- The California Genocide refers to actions in the mid to late 19th century by the United States federal, state, and local governments, the Russian traders and migrating Inuits that resulted in the decimation of the indigenous population of California following Spanish and then U.S. occupation of California in the 18th and 19th centuries.
Pages in category "California genocide" The following 27 pages are in this category, out of 27 total. This list may not reflect recent changes ().
The California Genocide is the decrease in the indigenous population of California due to violence, relocation and starvation as a result of the U.S occupation of California. The indigenous population of California under Spanish rule dropped from 300,000 prior to 1769, to 250,000 in 1834.
The California Genocide refers to actions from the 18th to late 19th century by the Spanish, Mexican and United States federal, state, and local governments that resulted in the dramatic decrease of the indigenous population of California.
The general public of California is unaware of the genocide of Indian people because the state of California, major publishers of social studies programs for children, and authors of textbooks refuse to write about the murders, kidnappings, rapes, and slavery.
The word genocide is a combination of the Ancient Greek word génos (γένος, meaning "race" or "people") with the Latin caedere ("to kill"). The word genocide was used in indictments at the Nuremberg trials, held from 1945, but solely as a descriptive term, not yet as a formal legal term.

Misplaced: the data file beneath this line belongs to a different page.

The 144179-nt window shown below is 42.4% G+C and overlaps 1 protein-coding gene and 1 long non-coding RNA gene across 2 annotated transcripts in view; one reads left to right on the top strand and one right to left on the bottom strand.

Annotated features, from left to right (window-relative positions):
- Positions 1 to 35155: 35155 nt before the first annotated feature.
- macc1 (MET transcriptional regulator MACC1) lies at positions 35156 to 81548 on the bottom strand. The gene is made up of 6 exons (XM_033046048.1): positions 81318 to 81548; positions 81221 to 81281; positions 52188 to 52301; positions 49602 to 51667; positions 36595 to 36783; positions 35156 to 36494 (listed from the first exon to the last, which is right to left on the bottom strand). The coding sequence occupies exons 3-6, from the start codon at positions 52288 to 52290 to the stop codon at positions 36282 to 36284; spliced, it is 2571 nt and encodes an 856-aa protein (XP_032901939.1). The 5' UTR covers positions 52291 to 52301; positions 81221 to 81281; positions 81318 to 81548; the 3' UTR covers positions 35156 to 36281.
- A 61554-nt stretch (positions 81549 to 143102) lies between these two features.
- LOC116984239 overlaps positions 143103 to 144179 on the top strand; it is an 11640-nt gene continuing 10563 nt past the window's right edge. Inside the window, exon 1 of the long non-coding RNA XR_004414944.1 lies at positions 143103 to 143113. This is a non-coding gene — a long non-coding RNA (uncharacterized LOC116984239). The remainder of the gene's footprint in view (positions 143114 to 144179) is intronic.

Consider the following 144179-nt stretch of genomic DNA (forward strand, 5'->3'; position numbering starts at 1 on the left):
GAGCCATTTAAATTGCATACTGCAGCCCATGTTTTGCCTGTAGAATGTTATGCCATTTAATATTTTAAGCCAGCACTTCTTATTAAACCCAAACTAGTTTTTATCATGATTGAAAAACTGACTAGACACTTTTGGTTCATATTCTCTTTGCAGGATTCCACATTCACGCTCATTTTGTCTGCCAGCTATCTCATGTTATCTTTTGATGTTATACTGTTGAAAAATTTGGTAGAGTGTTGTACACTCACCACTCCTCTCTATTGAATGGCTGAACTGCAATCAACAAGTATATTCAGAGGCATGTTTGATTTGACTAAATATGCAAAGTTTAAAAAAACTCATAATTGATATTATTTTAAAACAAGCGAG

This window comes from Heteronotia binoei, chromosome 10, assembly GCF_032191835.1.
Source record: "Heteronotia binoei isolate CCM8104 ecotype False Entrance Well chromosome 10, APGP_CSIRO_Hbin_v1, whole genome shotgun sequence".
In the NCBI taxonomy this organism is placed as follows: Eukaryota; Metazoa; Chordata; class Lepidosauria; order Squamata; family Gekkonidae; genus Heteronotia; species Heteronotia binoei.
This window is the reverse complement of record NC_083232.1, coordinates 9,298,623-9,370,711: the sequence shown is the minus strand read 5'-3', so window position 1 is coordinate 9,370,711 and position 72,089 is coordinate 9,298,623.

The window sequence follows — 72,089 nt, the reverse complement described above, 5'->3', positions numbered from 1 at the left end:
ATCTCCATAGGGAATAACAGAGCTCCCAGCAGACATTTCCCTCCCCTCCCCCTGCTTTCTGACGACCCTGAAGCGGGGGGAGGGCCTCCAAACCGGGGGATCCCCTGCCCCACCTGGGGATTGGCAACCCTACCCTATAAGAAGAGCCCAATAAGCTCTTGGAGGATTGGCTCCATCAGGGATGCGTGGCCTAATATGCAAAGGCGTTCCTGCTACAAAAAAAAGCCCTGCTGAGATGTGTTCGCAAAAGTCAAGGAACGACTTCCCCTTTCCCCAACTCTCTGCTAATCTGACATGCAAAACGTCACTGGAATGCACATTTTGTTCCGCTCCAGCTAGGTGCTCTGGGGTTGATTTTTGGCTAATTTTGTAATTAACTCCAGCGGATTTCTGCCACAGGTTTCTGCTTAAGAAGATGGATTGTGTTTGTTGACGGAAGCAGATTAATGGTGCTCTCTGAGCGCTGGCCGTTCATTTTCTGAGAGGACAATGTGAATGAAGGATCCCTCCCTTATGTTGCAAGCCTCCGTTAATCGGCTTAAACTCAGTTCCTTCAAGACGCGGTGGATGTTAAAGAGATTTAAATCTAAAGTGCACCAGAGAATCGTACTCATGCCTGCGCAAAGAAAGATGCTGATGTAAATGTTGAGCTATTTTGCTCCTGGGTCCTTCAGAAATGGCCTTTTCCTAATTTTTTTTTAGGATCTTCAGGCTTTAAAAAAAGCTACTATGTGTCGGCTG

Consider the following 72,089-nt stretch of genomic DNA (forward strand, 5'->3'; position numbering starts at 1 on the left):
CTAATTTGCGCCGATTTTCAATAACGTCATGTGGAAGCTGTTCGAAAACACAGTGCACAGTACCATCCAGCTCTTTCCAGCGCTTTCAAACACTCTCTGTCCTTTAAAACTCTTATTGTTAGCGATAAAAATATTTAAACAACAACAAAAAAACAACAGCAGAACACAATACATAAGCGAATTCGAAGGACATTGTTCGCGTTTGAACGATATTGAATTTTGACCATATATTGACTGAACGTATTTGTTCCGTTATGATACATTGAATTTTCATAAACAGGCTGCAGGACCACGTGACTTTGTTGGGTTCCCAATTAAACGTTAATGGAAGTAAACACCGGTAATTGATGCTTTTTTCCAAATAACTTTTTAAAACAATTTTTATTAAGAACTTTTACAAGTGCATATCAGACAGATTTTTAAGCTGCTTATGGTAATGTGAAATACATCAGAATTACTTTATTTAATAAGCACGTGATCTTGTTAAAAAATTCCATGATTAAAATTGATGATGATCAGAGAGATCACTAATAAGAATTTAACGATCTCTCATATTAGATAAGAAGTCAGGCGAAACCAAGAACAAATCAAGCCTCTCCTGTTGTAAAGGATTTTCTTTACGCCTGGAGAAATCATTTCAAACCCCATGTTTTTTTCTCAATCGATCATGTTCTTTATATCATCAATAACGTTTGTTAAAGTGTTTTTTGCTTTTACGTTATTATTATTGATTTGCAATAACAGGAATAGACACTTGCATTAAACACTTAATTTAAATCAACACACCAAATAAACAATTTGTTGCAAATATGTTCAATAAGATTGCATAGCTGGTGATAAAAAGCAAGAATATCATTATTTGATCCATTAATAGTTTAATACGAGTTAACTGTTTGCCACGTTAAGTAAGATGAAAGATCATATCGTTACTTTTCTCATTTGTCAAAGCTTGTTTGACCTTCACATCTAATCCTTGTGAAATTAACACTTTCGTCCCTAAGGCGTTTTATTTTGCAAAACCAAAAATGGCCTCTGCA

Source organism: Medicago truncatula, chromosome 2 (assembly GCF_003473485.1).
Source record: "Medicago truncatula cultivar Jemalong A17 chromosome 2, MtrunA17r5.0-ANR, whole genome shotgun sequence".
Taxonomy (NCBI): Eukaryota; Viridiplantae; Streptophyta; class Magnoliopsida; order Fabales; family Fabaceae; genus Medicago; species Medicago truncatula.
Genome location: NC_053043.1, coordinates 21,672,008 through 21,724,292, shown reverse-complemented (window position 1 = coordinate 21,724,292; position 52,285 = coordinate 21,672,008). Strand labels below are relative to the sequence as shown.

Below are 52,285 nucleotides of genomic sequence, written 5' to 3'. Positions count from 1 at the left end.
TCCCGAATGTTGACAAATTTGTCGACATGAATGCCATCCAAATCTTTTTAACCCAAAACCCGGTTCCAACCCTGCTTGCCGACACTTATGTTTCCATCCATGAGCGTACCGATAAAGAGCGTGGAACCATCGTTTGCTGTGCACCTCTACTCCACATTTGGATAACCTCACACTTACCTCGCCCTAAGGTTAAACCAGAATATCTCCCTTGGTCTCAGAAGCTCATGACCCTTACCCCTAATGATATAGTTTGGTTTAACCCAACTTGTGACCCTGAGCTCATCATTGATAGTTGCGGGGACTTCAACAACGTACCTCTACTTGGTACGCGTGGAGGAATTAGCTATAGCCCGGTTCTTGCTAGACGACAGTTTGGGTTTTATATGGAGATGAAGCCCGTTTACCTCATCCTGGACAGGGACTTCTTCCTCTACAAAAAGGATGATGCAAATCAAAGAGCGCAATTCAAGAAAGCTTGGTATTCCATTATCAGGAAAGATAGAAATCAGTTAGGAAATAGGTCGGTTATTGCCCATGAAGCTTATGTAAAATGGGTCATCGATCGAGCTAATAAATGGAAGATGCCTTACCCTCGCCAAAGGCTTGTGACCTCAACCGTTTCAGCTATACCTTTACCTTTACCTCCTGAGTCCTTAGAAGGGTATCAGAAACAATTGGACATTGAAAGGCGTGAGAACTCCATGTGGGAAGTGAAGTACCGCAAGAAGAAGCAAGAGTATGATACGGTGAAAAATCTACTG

Jul 01, 2019 · Today, California’s genocide is one of the most heinous chapters in the state’s troubled racial history, which also includes forced sterilizations of people of Mexican descent and discrimination and internment of up to 120,000 people of Japanese descent during World War II.
California is a state in the Pacific Region of the United States.With 39.5 million residents across a total area of about 163,696 square miles (423,970 km 2), California is the most populous U.S. state and the third-largest by area.
The debate over genocide in Native American history often turns to California, where the Native American population fell dramatically, from about 150,000 to 30,000, in the middle decades of the ...